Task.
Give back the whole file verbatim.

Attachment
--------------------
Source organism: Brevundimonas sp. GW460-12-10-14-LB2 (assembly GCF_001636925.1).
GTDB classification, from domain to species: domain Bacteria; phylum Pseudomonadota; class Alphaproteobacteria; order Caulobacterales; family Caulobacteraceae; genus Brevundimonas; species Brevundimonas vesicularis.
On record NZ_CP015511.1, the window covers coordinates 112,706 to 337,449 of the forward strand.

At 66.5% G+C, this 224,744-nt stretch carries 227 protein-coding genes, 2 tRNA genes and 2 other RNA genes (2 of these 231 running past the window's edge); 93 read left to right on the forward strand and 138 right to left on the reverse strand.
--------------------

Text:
Source organism: Brevundimonas sp. GW460-12-10-14-LB2 (assembly GCF_001636925.1).
GTDB classification, from domain to species: domain Bacteria; phylum Pseudomonadota; class Alphaproteobacteria; order Caulobacterales; family Caulobacteraceae; genus Brevundimonas; species Brevundimonas vesicularis.
On record NZ_CP015511.1, the window covers coordinates 112,706 to 337,449 of the forward strand.

At 66.5% G+C, this 224,744-nt stretch carries 227 protein-coding genes, 2 tRNA genes and 2 other RNA genes (2 of these 231 running past the window's edge); 93 read left to right on the forward strand and 138 right to left on the reverse strand.